Variables store data in memory for access at a later time
Edit me

Generic Variables

Like any language, variables allow you to store data temporarily in memory and reference it later in your script.

Variable assignment

Assignment is as follows:


Variable Substitution

The name of a variable is a placeholder for its value, the data it holds. Referencing (retrieving) its value is called variable substitution.

There are two ways to reference a bash variable:

1) Simplified notation:


2) Standard notation:


If you try to output the variable x without using variable substitution, you’ll simply output the name of the variable.

Length of Variables

Bash has a simple method of allowing you to get the length of a variable. For example, it provides the number of characters in a string, or the number of indices in an array.

If x is the name of my variable, the syntax for length of a string is:


If y is the name of an array variable, the syntax for array length is:



Constants are created by making a variable read-only. The readonly built-in keyword marks each specified variable as unchangeable.

The syntax is as follows:



readonly HELLOWORLD='Hello, World!'

Again, once a readonly variable is assigned a value, it cannot be changed.

Using the declare built-in

The syntax for declare is the following:

declare OPTION(s) VARIABLE=value
Option Meaning
-a declare an array type
-f Use function names only
-i Treat the variable as an integer; arithmetic evaluation is performed when the variable is assigned a value
-p Display the attributes and values of each variable. When –p is used, additional options are ignored.
-r Make this variable read-only. These variables cannot then be assigned values by subsequent assignment statements, and they cannot be unset.
-t Gives each variable the trace attribute
-x Mark each variable for export to subsequent commands via the environment.

Using + instead of - turns off the attribute instead. When used in a function, declare creates local variables.



# integers
declare -i i=5+5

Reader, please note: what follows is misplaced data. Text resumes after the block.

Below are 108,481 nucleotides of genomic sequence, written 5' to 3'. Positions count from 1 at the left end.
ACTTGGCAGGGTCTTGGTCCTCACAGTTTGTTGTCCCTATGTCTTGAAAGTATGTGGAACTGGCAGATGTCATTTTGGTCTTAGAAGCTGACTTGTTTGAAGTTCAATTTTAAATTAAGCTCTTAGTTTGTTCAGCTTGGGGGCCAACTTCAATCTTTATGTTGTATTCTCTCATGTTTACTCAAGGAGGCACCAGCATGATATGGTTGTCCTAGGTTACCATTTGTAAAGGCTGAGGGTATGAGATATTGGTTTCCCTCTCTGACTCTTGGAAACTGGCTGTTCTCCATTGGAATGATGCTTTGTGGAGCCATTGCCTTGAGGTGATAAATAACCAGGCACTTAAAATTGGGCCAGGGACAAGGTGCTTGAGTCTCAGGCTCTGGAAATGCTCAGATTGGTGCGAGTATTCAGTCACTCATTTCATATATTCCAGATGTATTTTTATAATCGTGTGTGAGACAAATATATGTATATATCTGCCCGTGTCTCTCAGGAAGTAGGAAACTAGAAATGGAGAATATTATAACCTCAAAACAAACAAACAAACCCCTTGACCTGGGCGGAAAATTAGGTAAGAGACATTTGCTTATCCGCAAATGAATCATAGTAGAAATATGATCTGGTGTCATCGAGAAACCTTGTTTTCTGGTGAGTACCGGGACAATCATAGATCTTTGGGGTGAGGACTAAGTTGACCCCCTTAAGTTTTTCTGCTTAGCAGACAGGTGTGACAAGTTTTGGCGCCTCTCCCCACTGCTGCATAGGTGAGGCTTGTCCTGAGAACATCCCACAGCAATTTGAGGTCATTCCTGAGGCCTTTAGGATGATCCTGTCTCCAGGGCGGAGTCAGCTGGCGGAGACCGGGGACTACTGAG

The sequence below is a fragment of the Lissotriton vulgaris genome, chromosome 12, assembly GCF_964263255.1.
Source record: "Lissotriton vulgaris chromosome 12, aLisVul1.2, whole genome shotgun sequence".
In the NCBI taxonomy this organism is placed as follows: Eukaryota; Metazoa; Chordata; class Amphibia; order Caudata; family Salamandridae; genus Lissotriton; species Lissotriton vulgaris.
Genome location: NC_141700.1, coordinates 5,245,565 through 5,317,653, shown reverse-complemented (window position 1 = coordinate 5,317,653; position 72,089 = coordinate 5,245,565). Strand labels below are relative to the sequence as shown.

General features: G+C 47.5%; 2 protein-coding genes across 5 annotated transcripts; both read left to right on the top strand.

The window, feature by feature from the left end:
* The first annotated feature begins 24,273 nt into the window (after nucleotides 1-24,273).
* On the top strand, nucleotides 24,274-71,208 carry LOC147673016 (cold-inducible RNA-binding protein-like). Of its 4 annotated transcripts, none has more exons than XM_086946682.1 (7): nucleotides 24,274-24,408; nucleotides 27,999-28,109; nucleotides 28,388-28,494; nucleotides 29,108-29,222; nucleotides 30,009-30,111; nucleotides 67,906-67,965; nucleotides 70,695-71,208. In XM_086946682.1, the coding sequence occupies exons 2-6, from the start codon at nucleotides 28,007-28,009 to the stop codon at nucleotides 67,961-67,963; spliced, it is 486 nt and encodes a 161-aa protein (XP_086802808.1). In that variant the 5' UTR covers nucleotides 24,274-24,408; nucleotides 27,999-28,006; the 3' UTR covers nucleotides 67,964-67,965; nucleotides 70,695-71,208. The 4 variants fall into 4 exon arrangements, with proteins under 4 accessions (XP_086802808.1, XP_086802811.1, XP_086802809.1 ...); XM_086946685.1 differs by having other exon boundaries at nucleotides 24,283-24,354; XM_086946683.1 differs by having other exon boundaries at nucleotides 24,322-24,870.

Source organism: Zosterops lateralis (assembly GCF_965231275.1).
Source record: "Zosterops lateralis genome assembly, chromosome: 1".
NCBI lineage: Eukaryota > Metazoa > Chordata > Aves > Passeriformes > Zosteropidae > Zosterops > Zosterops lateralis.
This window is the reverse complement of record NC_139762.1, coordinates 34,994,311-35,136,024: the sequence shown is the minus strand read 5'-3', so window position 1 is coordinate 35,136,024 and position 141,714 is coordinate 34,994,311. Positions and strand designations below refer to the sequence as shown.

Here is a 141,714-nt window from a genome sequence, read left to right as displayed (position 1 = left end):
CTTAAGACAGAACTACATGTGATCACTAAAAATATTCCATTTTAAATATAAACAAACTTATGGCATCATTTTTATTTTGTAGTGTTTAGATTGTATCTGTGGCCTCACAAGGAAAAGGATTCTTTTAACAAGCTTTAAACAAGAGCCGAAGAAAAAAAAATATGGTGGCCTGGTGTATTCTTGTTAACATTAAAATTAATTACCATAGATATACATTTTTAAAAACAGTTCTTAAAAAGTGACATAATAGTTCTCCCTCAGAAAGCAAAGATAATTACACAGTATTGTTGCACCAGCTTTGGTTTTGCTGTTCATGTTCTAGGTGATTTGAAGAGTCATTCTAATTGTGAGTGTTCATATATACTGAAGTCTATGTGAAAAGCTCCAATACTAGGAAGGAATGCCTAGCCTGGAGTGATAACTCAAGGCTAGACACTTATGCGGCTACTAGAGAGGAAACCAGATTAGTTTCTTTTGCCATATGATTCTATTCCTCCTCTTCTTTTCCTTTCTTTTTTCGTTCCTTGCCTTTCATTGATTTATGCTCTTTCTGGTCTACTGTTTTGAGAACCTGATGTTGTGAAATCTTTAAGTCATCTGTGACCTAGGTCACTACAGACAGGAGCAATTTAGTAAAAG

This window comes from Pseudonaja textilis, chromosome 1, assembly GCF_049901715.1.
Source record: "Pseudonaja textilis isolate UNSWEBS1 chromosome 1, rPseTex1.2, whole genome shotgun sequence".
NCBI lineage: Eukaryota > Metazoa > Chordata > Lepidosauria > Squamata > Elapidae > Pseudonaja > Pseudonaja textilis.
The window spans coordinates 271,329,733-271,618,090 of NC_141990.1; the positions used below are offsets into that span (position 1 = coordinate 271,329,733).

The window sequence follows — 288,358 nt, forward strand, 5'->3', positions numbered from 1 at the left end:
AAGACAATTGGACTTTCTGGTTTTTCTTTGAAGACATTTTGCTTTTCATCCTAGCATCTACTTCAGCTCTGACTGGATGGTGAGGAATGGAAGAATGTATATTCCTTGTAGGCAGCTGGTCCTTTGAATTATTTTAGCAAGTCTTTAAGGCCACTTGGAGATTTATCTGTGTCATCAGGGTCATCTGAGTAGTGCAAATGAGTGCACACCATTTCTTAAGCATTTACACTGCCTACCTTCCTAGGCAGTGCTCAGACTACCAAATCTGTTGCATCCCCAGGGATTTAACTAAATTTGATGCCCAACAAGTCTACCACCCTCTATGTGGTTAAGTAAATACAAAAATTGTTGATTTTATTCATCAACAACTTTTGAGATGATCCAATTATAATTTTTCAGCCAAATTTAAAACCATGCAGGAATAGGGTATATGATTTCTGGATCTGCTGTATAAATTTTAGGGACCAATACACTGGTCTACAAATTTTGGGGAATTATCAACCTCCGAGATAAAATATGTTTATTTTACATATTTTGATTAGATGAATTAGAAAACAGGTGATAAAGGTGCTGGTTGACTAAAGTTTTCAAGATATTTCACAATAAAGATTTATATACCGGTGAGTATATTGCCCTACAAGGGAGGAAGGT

# arrays
declare -a fruits=(apples oranges bananas)

# readonly (constant)
declare -r constant="taxes"

# Output the values
echo $i
echo ${fruits[@]}
echo $constant

Special Variables

Exit Status

The ? variable holds the exit status of the previously executed command (the most recently completed foreground process).

Any command or program or script that executed successfully without errors is supposed to return an exit code of 0. We say “supposed to” because of course the exit code isn’t enforced in all cases, but it would be non-standard and wrong to not do so.


Testing exit status in an if statement

Here is an example written directly from the command-line.

[user@localhost]$ if [ $? -eq 0 ]; then echo 'Process exited normally.'; fi
Process exited normally.
A Foreground process exiting successfully
[user@localhost]$ ls
Desktop Documents Downloads Music Pictures Public Templates Videos
[user@localhost]$ echo $?
A Foreground process exiting unsuccessfully
[user@localhost]$ lv
bash: lv: command not found...
[user@localhost]$ echo $?

Script Arguments

This will be covered in more detail in the input section, but suffice it to say that any variable whose name is a number will refer to an argument passed to the current script (or the script name itself).

Also, any variable whose name is @ or * will refer to an array containing all arguments passed to the script.